My grateful thanks to Emily Burns at Bonnier Zaffre for a copy of Christmas at Lilac Cottage by Holly Martin in return for an honest review. Originally released in e-book, Christmas at Lilac Cottage is now available for purchase in paperback too here.
Christmas at Lilac Cottage
Snow is falling on White Cliff Bay, where Christmas is magical and love is in the air . . .
Penny Meadows loves her cosy cottage with its stunning views over the snow-topped town of White Cliff Bay, but not even the roaring log fire can keep her personal life from feeling frozen.
That is until dashing Henry and his daughter Daisy arrive at the cottage for the festive season. And between decking the halls and baking delicious mince pies, Penny realises there is more to Henry than meets the eye.
With sleigh bells ringing and fairy lights twinkling, the ice-sculpting competition and Christmas Eve ball are in full swing. Will Penny be able to melt the ice and allow love into her heart? And will she finally have the perfect Christmas she’s been dreaming of?
My Review of Christmas at Lilac Cottage
Penny has been so hurt in the past that her lonely existence has become the norm, but that could just be about to change when she rents out the annexe to her cottage.
Christmas at Lilac Cottage is my first Holly Martin read and it certainly won’t be my last.
I have one negative comment that I want to get out of the way first and that it the over use of the word ‘arse’! It appears much too often as an insult, an endearment, a reprimand, as a casual comment and as a physical description to the extent that I almost began playing ‘arse’ bingo to spot it as I read. Mind you, that did add to my entertainment value from the book too!
That aside, I thoroughly enjoyed Christmas at Lilac Cottage. I appreciated the way in which Holly Martin set up the difficulties in relationships so that there was good tension in what is, essentially, a feel-good read. Whilst I didn’t always agree with the way Henry and Penny conducted their relationship I could understand why they behaved the way they did and I though it was very realistically portrayed so that I was on their side throughout.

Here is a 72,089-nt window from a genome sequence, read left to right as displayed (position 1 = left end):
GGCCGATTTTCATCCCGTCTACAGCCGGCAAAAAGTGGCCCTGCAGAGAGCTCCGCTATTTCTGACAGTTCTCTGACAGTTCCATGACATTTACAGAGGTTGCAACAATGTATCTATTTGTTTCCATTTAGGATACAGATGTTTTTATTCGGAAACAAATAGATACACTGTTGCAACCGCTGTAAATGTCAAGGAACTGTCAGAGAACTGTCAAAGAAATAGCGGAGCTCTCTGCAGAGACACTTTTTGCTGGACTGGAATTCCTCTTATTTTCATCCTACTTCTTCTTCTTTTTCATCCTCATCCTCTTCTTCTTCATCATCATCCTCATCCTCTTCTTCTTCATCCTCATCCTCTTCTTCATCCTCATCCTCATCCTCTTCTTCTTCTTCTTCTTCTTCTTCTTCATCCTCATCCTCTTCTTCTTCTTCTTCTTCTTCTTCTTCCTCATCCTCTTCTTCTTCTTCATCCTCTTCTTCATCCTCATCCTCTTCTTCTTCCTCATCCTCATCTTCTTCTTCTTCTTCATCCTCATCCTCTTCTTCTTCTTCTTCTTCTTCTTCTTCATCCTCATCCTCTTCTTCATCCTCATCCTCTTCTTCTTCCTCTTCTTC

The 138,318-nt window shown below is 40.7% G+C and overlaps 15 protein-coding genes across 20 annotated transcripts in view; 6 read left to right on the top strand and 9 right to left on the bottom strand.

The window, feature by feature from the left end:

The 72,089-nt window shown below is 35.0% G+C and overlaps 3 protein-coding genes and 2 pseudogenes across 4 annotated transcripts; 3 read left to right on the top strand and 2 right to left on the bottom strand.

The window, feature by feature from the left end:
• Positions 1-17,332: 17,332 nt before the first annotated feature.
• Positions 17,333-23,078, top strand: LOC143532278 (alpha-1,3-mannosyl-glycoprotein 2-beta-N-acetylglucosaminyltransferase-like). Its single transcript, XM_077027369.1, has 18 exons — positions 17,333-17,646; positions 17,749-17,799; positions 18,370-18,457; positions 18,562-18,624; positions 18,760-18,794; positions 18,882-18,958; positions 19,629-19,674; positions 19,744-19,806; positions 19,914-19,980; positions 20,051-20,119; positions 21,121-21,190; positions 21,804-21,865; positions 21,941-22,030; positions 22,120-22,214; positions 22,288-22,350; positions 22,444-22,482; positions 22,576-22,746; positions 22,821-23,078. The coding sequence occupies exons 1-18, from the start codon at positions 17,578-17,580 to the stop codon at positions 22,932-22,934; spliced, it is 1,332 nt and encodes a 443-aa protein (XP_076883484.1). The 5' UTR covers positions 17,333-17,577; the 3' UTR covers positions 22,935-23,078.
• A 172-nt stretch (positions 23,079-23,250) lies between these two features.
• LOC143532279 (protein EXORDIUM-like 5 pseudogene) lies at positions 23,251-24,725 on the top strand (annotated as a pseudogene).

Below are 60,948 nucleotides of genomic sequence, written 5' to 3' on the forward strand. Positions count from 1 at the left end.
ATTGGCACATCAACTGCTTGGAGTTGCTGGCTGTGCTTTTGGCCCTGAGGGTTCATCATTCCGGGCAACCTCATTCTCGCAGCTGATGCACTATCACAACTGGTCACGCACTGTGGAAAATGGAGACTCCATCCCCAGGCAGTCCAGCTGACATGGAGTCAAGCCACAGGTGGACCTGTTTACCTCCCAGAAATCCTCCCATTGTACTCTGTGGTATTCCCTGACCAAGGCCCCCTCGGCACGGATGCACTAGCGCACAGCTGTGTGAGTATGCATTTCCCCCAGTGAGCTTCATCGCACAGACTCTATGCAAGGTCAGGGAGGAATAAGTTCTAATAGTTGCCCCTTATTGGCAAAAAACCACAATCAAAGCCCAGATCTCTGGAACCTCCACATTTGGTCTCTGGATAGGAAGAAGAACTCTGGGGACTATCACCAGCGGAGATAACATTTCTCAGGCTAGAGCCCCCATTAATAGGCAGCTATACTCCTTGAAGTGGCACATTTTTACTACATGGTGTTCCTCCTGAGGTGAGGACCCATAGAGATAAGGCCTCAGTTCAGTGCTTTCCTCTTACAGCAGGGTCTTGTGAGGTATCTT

I thought this realism was carried through into a really well created plot too. The events that create tension are those we could all, as readers, easily relate to. I really enjoyed the unusual premise of an ice sculptor in Penny too, and learnt quite a bit about a topic I’ve never really thought about before. Considering Daisy’s mother and the responses of the townsfolk to Penny’s past relationship made me appreciate how other people’s attitudes can affect us and I thought this was one of the most successful aspects of Christmas at the Lilac Cottage. It may be a conventional Christmas read in some respects, illustrating a difficult relationship between two highly attractive main characters, but there was also much to think about too.
Although I liked the characters of Penny, Henry and Daisy in particular, even the smallest bit-part players also felt real and three dimensional through Holly Martin’s descriptions. I think Henry must be every heterosexual woman’s dream and I loved the romantic sections involving him and Penny. These aspects also gave much of the humour too especially through Penny’s voluble explanations and that scene in the car, so that reading Christmas at the Lilac Cottage was enormously entertaining and frequently had me giggling.
I don’t often mention book covers, but in this case I have to say how beautifully sparkly and festive Christmas at the Lilac Cottage is. The image in this blog post doesn’t do it justice and merely picking it up to read lifted my spirits.
Christmas at the Lilac Cottage is a lovely feel-good read just right for the run up to Christmas – a season which forms the back drop of the story, but doesn’t over dominate. Even better, there’s a smashing recipe just asking to be backed at the end too. I’m looking forward to reading much more from Holly Martin in the future.
About Holly Martin
Holly Martin studied media at university which led to a very glitzy career as a hotel receptionist followed by a even more glamorous two years working in a bank. The moment that one of her colleagues received the much coveted carriage clock for fifteen years’ service was the moment when she knew she had to escape. She quit her job and returned to university to train to be a teacher.
Three years later, she emerged wide eyed and terrified that she now had responsibility for the development of thirty young minds. She taught for four years and then escaped the classroom to teach history workshops, dressing up as a Viking one day and an Egyptian High Priestess the next. But the long journeys around the UK and many hours sat on the M25 gave her a lot of time to plan out her stories and she now writes full time, doing what she loves.
Holly has been writing for 7 years. She was shortlisted for the New Talent Award at the Festival of Romance. Her short story won the Sunlounger competition and was published in the Sunlounger anthology. She won the Carina Valentine’s competition at the Festival of Romance 2013 with her novel The Guestbook. She was shortlisted for Best Romantic Read, Best eBook and Innovation in Romantic Fiction at the Festival of Romance 2014.